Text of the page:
As a small-business owner, offering retirement benefits to your employees might be at the bottom of your miles-long to-do list.
But some financial experts say it could be costing you not to do it.
Chad Parks, founder and CEO of Ubiquity Retirement + Savings, has served small-business owners for more than 20 years. He says that offering retirement benefits to employees is important -- and will only get more so in the coming years.
"People depend on the three-legged stool of retirement savings in America," he said. "Pensions, Social Security and private savings. ... Small-business owners aren't going to set up a pension, but the third leg of that stool comes ideally through tax-advantage retirement plans like 401(k)s and IRAs."
There's a retirement crisis looming in America, Parks said. Vanguard, the Pennsylvania-based investment advisory firm with $5.3 trillion in assets, says the average 401(k) account value for Americans over 65 has less than $60,000. Americans these days can expect to live well into their 80s, which does not bode well for many of those retirement plans.
When Parks started his financial career, 72% of businesses with fewer than 100 employees offered no retirement benefits. With a retirement crisis on the horizon, states are beginning to take notice.
Already, four states -- Illinois, Connecticut, Maryland and Oregon -- have introduced legislation to force small businesses with fewer than 50 employees to offer such benefits. California may order businesses with as few as five employees to do so.
Aside from the law, Parks said that offering retirement benefits is just good business.
"Look at if from a life cycle perspective," he said. "After health care, the most requested benefit employees look for is retirement. You'll be able to retain your best employees when they go looking for other work. You may not be paying top dollar but, hey, you've got a nice benefits package. It's great culture."
John Noll, an Afghanistan veteran who runs Swatara Coffee Company in Jonestown, Pennsylvania, says offering his workers a pension is just the right thing to do.
"I wanted to provide this benefit as a way to inspire our team members to action, as well as demonstrate our appreciation of their work," Noll said. "I've created an organizational culture that values and respects the employees. Adding a 401(k) benefit is right in line with this, and I imagine our team members see this as consistent with my messaging and our culture."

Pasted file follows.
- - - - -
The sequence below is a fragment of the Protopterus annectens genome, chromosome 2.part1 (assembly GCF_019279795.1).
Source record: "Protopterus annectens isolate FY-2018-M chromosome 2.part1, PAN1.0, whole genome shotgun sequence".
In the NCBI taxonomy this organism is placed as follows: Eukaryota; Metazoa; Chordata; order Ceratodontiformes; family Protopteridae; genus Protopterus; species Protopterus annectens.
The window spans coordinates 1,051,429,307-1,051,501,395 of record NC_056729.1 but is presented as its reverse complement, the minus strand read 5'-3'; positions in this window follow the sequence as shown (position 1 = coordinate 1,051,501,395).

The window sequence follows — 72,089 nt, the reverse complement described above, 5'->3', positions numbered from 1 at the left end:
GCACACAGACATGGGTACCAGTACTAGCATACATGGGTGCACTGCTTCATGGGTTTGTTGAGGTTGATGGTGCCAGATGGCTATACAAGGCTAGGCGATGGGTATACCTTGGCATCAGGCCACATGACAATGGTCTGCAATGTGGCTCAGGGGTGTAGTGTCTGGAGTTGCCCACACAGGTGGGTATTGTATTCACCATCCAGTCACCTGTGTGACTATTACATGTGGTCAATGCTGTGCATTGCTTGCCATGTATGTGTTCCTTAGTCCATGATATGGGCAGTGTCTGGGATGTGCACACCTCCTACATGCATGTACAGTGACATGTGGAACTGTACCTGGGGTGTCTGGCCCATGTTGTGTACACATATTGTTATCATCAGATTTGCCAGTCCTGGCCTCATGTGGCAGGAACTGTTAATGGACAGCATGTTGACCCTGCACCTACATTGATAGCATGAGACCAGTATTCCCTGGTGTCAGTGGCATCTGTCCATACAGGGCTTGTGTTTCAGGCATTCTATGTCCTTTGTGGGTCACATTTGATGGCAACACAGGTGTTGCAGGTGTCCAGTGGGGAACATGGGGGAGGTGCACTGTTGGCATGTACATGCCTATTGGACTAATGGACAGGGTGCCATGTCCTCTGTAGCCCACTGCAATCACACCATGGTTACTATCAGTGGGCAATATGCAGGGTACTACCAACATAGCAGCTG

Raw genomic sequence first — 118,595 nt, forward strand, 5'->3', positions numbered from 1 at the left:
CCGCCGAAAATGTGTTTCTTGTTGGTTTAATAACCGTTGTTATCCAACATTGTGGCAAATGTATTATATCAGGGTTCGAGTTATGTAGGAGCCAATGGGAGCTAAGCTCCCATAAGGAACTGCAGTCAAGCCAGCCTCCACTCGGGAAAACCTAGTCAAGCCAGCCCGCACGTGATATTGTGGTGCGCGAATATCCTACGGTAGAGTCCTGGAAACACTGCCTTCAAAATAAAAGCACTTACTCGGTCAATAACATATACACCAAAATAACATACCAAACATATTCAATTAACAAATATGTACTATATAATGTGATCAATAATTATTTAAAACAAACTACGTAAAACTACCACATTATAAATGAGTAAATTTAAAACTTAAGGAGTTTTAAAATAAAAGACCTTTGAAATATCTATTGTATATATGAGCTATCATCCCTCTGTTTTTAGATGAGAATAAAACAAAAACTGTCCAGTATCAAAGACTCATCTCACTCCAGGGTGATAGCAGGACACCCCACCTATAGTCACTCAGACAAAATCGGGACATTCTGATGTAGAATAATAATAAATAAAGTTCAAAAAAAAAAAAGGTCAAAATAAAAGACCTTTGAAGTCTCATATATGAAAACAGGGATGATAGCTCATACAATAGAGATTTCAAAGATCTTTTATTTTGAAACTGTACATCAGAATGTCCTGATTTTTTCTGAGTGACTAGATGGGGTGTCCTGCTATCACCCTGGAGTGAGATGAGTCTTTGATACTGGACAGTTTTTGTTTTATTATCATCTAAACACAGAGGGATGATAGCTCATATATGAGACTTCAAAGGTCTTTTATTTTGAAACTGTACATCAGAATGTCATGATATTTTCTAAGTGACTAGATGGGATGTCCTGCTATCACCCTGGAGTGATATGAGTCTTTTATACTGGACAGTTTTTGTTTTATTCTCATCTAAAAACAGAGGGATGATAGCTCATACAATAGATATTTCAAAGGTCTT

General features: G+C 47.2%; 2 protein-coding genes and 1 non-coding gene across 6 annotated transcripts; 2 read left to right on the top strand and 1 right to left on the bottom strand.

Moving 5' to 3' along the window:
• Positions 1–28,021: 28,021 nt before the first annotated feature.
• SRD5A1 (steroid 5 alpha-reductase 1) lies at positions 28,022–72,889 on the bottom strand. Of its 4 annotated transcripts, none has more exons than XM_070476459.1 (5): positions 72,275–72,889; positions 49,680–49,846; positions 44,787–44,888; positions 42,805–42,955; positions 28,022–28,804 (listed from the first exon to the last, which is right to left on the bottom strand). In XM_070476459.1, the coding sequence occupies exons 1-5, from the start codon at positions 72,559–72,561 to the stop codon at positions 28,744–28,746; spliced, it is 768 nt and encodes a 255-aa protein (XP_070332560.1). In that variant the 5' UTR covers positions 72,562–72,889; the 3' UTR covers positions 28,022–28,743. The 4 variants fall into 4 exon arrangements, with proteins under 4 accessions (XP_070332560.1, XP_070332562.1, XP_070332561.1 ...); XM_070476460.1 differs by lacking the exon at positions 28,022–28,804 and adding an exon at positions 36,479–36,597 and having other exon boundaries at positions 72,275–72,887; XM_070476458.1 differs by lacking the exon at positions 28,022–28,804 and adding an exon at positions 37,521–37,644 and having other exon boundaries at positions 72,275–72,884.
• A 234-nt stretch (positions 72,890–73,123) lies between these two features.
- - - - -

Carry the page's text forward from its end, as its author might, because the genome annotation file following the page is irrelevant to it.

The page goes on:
With 2.4 million veteran-owned businesses in America, many of them small, a new retirement plan is a lot of new financial responsibility. But there is good news.
First, the idea that a business must contribute to its employees' retirement, called matching, is a misconception. In reality, Parks said, all you have to do is set up a savings plan for them and let them defer their own incomes.
Companies like Parks' Ubiquity Retirement + Savings can set it up for you.
Second, setting up a retirement plan for your employees could ultimately be free.
"The government is so serious about having business owners sponsor and put in a retirement plan for the employees that it's willing to give a very large tax incentive for them to do so," Parks said.
He's referring to the SECURE Act, signed by President Donald Trump in the first week of 2020.
It stands for "Setting Every Community Up for Retirement Enhancement" and is designed to incentivize small businesses to set up automatic enrollment in retirement accounts for employees.
"The way the math works is $250 per employee per year tax credit, not to exceed $5,000," Parks says. "So if you have a 20-person company, 20 times $250 is 5,000 -- a $5,000 tax credit to offset any expenses establishing a retirement plan. And I can tell you that, in our case, our plans for a 20-person company don't cost anywhere near $5,000."
As far as when to start saving for retirement -- and helping your employees do so, Parks cites an old adage: "When is the best time to plant a tree? The answer is 20 years ago. The second best time? Right now."
-- Blake Stilwell can be reached at email@example.com.
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